There are many components to consider when evaluating how well a country is promoting human rights. On many fronts, the government of Nicaragua is failing its most marginalized populations: women and indigenous people. Human rights activists and journalists are also subject to government harassment. Here are three issues of human rights in Nicaragua:
Violence Against Women and Girls
The lack of legal protections for women in the case of domestic violence is a huge issue for human rights in Nicaragua. Studies estimate that one out of every two women in Nicaragua has experienced violence. Though a comprehensive law addressing gender-based violence was passed in 2012, many of the major advances in the law were overturned in subsequent years. In 2014, President Daniel Ortega issued a special decree shifting responsibility for the law’s implementation to the Ministry of the Family and mandated the establishment of neighborhood-based counseling as the first step to resolving “family conflict” prior to filing a legal complaint.
In 2016, this decree made it more difficult to access legal justice in cases of domestic abuse. The already under-resourced police units in charge of handling gender violence cases were shut down altogether. There is an emphasis on “family values” within Nicaraguan culture which makes it difficult for women to be taken seriously when coming forward with cases of domestic abuse. The actions of the government are only exacerbating the problem.
Indigenous Peoples’ Rights
In the past several years, there has been a wave of violent attacks against the Miskitos, the largest indigenous group on the Caribbean coast of Nicaragua. According to CEJUDHCAN, a non-governmental indigenous rights organization, 21 indigenous men have been killed since 2014 and dozens more wounded or kidnapped. Women have been raped, and armed men have attacked several villages. The Miskitos blame the attacks on settlers coming from other parts of the country. Thousands of Mestizos (Nicaraguans of Spanish descent) have moved into the rainforest, enticed by cheap, fertile land and timber and gold. Tensions have erupted into violence, and almost 3,000 Miskitos have fled their homes since 2015. The government’s failure to properly address this conflict has been a huge blight to human rights in Nicaragua.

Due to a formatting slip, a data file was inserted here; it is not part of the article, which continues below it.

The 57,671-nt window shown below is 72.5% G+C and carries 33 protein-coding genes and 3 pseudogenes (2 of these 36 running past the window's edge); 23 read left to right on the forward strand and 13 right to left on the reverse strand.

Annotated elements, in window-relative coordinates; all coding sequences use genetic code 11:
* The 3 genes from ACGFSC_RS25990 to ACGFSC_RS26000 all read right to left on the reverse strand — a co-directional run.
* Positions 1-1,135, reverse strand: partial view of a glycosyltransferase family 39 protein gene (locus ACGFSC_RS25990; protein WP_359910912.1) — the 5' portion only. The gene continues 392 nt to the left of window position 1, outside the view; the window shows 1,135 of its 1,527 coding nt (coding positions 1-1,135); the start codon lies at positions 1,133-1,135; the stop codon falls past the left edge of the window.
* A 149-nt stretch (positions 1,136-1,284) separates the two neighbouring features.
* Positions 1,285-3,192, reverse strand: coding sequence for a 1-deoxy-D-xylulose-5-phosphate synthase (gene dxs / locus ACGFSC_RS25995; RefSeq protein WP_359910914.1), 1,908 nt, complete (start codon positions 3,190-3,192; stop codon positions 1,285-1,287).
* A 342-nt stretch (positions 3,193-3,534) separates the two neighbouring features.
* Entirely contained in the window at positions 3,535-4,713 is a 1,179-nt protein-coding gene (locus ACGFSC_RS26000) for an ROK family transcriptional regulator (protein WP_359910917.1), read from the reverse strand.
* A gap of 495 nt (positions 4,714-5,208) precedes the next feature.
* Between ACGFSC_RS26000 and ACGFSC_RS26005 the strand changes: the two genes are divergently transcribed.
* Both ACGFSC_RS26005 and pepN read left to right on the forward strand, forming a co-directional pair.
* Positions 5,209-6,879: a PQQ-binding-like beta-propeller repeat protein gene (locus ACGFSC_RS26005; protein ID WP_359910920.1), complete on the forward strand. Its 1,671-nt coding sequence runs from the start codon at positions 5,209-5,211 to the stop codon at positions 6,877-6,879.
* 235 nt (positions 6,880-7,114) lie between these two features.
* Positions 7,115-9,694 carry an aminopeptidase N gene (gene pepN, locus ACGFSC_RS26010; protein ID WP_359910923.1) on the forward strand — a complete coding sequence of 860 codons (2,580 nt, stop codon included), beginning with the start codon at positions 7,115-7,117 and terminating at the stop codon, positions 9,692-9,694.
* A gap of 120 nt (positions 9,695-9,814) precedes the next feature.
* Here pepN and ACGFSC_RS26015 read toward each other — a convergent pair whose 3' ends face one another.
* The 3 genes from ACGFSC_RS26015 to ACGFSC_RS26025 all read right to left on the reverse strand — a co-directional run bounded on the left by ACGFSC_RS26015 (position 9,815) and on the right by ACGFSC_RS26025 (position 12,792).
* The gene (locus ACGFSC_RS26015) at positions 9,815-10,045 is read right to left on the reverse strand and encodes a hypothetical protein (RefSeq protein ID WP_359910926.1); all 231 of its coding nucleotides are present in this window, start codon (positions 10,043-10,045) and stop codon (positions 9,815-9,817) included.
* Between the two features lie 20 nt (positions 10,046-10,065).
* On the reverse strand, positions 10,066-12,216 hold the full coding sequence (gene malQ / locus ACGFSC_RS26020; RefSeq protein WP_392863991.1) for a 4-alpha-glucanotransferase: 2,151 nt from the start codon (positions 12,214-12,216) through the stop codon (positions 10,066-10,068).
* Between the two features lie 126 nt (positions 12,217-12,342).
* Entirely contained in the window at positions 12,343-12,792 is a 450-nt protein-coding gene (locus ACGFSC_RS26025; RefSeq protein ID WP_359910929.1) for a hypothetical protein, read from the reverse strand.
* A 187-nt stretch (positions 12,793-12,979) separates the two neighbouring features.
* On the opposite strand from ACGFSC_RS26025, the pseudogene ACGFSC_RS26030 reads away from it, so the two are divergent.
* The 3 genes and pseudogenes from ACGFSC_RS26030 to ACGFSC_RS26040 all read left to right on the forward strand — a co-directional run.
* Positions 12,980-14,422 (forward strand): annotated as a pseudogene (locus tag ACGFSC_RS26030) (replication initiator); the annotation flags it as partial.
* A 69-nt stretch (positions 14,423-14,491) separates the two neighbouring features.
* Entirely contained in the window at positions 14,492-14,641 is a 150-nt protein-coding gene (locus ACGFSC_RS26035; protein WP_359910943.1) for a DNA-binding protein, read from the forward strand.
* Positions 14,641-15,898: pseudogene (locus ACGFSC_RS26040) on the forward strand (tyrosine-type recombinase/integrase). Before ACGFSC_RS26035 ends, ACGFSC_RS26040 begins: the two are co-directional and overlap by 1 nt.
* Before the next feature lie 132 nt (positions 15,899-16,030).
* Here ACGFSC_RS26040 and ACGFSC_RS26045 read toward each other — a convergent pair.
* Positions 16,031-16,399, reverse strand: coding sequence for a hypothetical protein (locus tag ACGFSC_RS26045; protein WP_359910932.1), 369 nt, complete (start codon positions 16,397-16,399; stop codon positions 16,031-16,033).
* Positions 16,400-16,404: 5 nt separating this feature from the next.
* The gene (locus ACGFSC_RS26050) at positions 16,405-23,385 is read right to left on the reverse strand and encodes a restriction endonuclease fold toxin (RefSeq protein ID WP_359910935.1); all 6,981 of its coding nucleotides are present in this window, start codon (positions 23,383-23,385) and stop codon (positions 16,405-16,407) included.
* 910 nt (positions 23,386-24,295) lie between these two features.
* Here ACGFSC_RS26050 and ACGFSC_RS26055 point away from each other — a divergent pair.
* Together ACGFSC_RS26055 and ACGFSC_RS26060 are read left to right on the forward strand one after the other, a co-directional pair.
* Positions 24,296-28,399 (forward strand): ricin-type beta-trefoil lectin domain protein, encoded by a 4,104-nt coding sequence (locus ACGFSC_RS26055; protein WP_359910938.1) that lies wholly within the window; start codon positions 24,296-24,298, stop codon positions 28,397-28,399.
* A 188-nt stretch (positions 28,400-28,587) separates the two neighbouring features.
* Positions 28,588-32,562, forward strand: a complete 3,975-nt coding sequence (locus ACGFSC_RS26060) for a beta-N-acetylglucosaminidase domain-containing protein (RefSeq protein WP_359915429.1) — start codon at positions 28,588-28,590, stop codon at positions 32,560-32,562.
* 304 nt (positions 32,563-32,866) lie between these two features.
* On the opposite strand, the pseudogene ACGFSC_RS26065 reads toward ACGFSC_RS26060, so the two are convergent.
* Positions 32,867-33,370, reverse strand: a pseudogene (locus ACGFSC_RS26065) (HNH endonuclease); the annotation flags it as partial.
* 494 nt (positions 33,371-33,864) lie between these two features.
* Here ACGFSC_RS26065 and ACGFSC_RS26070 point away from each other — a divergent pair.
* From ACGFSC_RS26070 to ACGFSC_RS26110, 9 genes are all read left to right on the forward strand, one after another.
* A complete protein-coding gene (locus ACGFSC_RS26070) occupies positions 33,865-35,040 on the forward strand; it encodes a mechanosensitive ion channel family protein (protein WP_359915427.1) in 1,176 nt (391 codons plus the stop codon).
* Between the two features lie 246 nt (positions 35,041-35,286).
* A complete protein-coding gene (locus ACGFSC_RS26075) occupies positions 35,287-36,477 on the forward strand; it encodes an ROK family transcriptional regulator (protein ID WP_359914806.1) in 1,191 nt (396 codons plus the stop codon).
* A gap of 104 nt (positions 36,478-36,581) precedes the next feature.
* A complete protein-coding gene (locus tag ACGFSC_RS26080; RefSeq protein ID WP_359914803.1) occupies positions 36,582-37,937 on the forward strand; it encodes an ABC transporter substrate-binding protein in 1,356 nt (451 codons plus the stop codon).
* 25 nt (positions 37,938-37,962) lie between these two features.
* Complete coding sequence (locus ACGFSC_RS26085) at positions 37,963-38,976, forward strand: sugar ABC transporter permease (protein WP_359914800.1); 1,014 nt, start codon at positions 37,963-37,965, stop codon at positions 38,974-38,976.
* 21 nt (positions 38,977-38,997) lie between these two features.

The Miskitos say the government has done little to stop this violence. The army was only deployed once in December 2015, and once stationed, they did little else to help the locals. President Daniel Ortega has publicly backed the Miskitos’ right to their land but has initially denied any connection between the violence and the land conflict. The Miskitos accuse the president of only using the conflict for political gain around election time, and of taking no concrete action to protect the Miskitos or their land.
Mistreatment of Activists
The Nicaraguan government has been accused of unfairly targeting, detaining and deporting activists. In June 2016, six foreign environmental activists were detained and expelled from the country. There was a human rights hearing last year in regards to the killing of Francisco Garcia, whose family claims that he was targeted due to his wife’s work in the field of indigenous rights. His family alleges the government failed to diligently investigate the incident. Several other indigenous activists have reported cases of harassment and intimidation, with little response or support from authorities. Governmental targeting of activists leaves these citizens vulnerable and is a hindrance to human rights in Nicaragua.
In Nicaragua, the government is failing to protect the human rights of women and indigenous people. Activists are being unfairly targeted and left without legal protection. Without fair legislation and concrete action by the government, these groups will continue to struggle.
– Hannah Seitz